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PHIL 220.001 – 17th and 18th Century Western Philosophy (Summer 2022)

 

Instructor: Aurora Yu. This course meets MTWRF 9:45 – 11:15 a.m. via remote synchronous (RS) instruction.

The period from the 16th century to the 18th century witnessed an explosion of new philosophical ideas. However, when people study this period, it is particularly common to focus only on ‘rationalists’ and ‘empiricists’ while neglecting anyone who does not fit neatly into these constructed categories. This course aims to come to a deeper understanding of early modern philosophy through a study of non-canonical, women, and nonwhite philosophers, like Émilie du Châtelet, Anton Wilhelm Amo, and Anne Conway, in addition to ‘the big six,’ i.e., Descartes, Spinoza, Leibniz, Locke, Berkeley, and Hume.

We will approach (and lose sleep over) important philosophical questions through the lens of these great philosophers: do ‘I’ exist? Can we know that there is an external world outside our minds, or are we just constantly dreaming? Does an omnipotent God exist? Are body and mind separated? How can we know mathematical truths about numbers or triangles? Are apples really red, or is redness nothing but a subjective sensation in our mind? Are we rationally justified in thinking that the sun will rise tomorrow, or that a stone must fall to the ground if dropped? What are laws of nature? In what ways is human freedom constrained? What is the best way of living? Etc.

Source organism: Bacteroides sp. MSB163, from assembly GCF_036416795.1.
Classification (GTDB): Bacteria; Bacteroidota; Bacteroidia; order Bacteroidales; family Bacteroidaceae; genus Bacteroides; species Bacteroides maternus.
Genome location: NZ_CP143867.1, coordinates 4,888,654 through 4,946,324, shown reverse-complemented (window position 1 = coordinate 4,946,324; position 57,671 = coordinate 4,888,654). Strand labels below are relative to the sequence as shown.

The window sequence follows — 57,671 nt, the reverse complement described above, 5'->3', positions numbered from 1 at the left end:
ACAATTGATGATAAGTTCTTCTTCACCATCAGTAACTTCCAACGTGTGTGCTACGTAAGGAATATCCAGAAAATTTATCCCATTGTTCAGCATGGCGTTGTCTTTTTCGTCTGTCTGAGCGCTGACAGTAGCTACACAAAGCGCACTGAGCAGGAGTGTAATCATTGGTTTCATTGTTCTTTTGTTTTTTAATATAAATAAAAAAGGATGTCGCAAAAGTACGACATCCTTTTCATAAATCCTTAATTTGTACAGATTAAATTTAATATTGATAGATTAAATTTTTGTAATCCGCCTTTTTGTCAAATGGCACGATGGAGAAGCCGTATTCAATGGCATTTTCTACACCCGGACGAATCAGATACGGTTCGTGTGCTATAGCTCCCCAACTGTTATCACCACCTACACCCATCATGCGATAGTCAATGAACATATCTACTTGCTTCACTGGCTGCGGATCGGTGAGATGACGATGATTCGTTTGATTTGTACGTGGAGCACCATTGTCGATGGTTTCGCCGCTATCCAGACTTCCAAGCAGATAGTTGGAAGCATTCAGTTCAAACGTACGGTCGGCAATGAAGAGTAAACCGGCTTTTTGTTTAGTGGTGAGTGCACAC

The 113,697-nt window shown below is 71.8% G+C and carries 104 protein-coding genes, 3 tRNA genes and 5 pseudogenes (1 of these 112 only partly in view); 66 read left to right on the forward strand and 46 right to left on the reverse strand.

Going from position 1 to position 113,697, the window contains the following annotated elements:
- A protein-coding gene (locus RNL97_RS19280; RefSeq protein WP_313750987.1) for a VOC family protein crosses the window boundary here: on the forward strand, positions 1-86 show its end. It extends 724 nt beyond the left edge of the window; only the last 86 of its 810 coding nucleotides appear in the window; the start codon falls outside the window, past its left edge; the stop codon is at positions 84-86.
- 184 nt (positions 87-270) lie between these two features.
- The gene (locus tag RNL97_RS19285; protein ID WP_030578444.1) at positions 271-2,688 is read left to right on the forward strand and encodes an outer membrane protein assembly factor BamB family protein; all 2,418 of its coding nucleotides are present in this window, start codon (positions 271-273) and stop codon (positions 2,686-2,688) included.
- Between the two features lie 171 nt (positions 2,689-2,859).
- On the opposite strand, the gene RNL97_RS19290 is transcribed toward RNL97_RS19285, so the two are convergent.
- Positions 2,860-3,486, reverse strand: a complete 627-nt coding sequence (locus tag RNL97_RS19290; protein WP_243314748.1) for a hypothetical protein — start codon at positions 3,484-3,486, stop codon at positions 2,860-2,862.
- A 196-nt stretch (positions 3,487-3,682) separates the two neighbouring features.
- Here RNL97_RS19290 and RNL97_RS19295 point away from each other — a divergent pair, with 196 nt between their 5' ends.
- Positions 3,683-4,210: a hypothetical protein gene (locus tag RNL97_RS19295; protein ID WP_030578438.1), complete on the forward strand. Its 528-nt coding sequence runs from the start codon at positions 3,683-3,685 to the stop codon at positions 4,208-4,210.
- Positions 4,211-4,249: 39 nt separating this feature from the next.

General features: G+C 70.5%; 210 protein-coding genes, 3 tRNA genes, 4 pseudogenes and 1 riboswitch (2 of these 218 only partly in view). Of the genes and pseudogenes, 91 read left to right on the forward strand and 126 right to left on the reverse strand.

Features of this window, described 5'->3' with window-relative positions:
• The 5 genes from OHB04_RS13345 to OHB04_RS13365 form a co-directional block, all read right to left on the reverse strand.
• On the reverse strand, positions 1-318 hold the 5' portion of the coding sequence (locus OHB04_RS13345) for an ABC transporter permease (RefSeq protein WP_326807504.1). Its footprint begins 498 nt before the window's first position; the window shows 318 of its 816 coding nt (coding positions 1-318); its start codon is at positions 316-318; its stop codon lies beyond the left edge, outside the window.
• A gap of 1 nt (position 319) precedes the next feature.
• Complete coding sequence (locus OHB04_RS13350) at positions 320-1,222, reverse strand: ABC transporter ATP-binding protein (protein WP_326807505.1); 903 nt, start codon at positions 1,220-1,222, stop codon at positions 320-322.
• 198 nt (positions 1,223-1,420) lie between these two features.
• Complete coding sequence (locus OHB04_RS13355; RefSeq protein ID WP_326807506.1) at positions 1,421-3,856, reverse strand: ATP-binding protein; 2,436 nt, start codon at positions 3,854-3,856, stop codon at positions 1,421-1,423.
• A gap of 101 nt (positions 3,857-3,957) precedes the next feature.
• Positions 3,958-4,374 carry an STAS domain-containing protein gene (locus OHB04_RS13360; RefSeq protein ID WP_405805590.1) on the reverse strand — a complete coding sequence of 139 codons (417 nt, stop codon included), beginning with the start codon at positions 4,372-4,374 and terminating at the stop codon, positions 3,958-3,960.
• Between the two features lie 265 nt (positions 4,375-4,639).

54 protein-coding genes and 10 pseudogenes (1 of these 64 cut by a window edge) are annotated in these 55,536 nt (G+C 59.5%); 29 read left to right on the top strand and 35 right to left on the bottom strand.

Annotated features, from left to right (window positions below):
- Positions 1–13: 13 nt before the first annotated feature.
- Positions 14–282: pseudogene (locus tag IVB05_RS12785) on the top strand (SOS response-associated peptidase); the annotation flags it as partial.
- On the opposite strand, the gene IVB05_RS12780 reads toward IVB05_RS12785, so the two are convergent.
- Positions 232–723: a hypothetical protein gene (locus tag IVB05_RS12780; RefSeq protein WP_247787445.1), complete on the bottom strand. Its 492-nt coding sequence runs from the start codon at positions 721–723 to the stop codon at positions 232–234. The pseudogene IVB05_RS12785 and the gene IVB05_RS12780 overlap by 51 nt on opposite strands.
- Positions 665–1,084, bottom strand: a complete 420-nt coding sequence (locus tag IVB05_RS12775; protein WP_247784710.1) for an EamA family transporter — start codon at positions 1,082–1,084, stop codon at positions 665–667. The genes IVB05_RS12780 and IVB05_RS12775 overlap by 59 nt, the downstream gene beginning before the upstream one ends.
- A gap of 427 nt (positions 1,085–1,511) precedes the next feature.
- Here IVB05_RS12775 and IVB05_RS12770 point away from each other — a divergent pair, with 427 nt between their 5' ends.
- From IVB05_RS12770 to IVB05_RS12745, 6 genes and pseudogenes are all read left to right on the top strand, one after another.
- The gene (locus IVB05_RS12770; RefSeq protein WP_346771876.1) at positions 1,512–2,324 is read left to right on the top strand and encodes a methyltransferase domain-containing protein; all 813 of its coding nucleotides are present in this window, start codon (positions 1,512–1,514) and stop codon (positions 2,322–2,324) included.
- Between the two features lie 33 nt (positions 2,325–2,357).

PHIL 210.001 – Wonder, Myth, and Reason: Introduction to Ancient Greek Science and Philosophy (Fall 2022)

 

Instructor: Aurora Yu. This course meets MWF 8:00 – 8:50 a.m. in AR 218.

 

In this course, we shall explore Ancient Greek Philosophy in various genres, from Aristotle’s treatises to Euripides’ tragedies, from Parmenides’ poem on the concept of being to Sappho’s lyrics inspired by love, from Plato’s dialogues involving debates over virtue and good life to Aristophanes‘ play about a government where women take control to rein private wealth and increase sexual equality; etc.

Some questions that we shall have fun with are as follows:
How does an Aristotelian virtuous person go about their day? What does Hecuba’s speech teach us about the firmness of good character in adversity? Is there a gap between being good and living well? Is friendship more important than justice? Does madness always come with love? Are we fragile moral beings?

PHIL 224.001 – Existential Philosophy and the Meaning(lessness) of Life (Spring 2023)

 

Instructor: Aurora Yu. This course meets MWF 10:10 – 11:00 a.m. in SC 209.

Existentialism is associated with 19th and 20th century European philosophers who, despite profound differences in thought, shared an interest on human subjectivity, as well as its place in society, history, and the philosophical tradition. In this course, we will examine concepts such as freedom, reality, temporality, death, emotion, and the relation between self and other, by studying the most influential works by Arthur Schopenhauer, Søren Kierkegaard, Fyodor Dostoevsky, Friedrich Nietzsche, Martin Heidegger, Jean-Paul Sartre, Simone de Beauvoir, Albert Camus, and Frantz Omar Fanon. Among others, we will read a novel, i.e., The Plague, that reflects upon just the kind of absurdity we have all experienced during the pandemic.